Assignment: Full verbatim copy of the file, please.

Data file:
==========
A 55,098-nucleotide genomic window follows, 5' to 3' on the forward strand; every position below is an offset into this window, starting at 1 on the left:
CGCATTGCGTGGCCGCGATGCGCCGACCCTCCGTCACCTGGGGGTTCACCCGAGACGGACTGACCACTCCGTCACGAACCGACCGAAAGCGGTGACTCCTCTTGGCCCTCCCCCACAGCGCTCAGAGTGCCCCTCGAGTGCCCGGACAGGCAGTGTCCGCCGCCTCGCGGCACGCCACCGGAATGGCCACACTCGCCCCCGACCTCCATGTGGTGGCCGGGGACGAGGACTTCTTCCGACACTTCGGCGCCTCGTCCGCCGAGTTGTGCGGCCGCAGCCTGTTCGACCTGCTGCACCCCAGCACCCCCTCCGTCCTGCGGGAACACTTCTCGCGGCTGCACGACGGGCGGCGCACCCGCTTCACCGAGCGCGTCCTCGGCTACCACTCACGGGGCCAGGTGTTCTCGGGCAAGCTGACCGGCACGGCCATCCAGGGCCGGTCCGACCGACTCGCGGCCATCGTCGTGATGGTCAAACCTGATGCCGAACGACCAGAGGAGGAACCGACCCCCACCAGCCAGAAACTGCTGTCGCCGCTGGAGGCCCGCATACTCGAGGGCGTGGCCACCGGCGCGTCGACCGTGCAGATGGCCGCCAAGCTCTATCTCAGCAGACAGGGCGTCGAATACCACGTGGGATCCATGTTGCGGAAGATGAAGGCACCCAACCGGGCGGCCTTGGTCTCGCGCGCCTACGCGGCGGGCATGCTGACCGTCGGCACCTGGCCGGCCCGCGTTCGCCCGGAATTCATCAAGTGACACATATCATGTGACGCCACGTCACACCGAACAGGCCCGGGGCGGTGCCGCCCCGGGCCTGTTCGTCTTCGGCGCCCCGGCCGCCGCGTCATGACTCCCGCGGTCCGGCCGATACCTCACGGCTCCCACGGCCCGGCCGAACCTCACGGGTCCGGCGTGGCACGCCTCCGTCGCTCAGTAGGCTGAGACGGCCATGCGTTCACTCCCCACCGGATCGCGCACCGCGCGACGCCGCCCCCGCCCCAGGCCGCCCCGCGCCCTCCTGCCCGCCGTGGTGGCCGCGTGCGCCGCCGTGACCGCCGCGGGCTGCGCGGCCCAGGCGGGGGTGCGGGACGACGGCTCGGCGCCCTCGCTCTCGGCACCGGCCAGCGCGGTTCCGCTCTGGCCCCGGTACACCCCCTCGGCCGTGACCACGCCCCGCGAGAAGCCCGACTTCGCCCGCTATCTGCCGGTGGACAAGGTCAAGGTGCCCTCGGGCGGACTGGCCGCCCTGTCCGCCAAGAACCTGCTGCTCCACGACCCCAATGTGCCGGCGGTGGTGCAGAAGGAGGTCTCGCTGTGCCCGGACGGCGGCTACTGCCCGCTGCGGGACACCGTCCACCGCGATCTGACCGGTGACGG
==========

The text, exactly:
A 55,098-nucleotide genomic window follows, 5' to 3' on the forward strand; every position below is an offset into this window, starting at 1 on the left:
CGCATTGCGTGGCCGCGATGCGCCGACCCTCCGTCACCTGGGGGTTCACCCGAGACGGACTGACCACTCCGTCACGAACCGACCGAAAGCGGTGACTCCTCTTGGCCCTCCCCCACAGCGCTCAGAGTGCCCCTCGAGTGCCCGGACAGGCAGTGTCCGCCGCCTCGCGGCACGCCACCGGAATGGCCACACTCGCCCCCGACCTCCATGTGGTGGCCGGGGACGAGGACTTCTTCCGACACTTCGGCGCCTCGTCCGCCGAGTTGTGCGGCCGCAGCCTGTTCGACCTGCTGCACCCCAGCACCCCCTCCGTCCTGCGGGAACACTTCTCGCGGCTGCACGACGGGCGGCGCACCCGCTTCACCGAGCGCGTCCTCGGCTACCACTCACGGGGCCAGGTGTTCTCGGGCAAGCTGACCGGCACGGCCATCCAGGGCCGGTCCGACCGACTCGCGGCCATCGTCGTGATGGTCAAACCTGATGCCGAACGACCAGAGGAGGAACCGACCCCCACCAGCCAGAAACTGCTGTCGCCGCTGGAGGCCCGCATACTCGAGGGCGTGGCCACCGGCGCGTCGACCGTGCAGATGGCCGCCAAGCTCTATCTCAGCAGACAGGGCGTCGAATACCACGTGGGATCCATGTTGCGGAAGATGAAGGCACCCAACCGGGCGGCCTTGGTCTCGCGCGCCTACGCGGCGGGCATGCTGACCGTCGGCACCTGGCCGGCCCGCGTTCGCCCGGAATTCATCAAGTGACACATATCATGTGACGCCACGTCACACCGAACAGGCCCGGGGCGGTGCCGCCCCGGGCCTGTTCGTCTTCGGCGCCCCGGCCGCCGCGTCATGACTCCCGCGGTCCGGCCGATACCTCACGGCTCCCACGGCCCGGCCGAACCTCACGGGTCCGGCGTGGCACGCCTCCGTCGCTCAGTAGGCTGAGACGGCCATGCGTTCACTCCCCACCGGATCGCGCACCGCGCGACGCCGCCCCCGCCCCAGGCCGCCCCGCGCCCTCCTGCCCGCCGTGGTGGCCGCGTGCGCCGCCGTGACCGCCGCGGGCTGCGCGGCCCAGGCGGGGGTGCGGGACGACGGCTCGGCGCCCTCGCTCTCGGCACCGGCCAGCGCGGTTCCGCTCTGGCCCCGGTACACCCCCTCGGCCGTGACCACGCCCCGCGAGAAGCCCGACTTCGCCCGCTATCTGCCGGTGGACAAGGTCAAGGTGCCCTCGGGCGGACTGGCCGCCCTGTCCGCCAAGAACCTGCTGCTCCACGACCCCAATGTGCCGGCGGTGGTGCAGAAGGAGGTCTCGCTGTGCCCGGACGGCGGCTACTGCCCGCTGCGGGACACCGTCCACCGCGATCTGACCGGTGACGG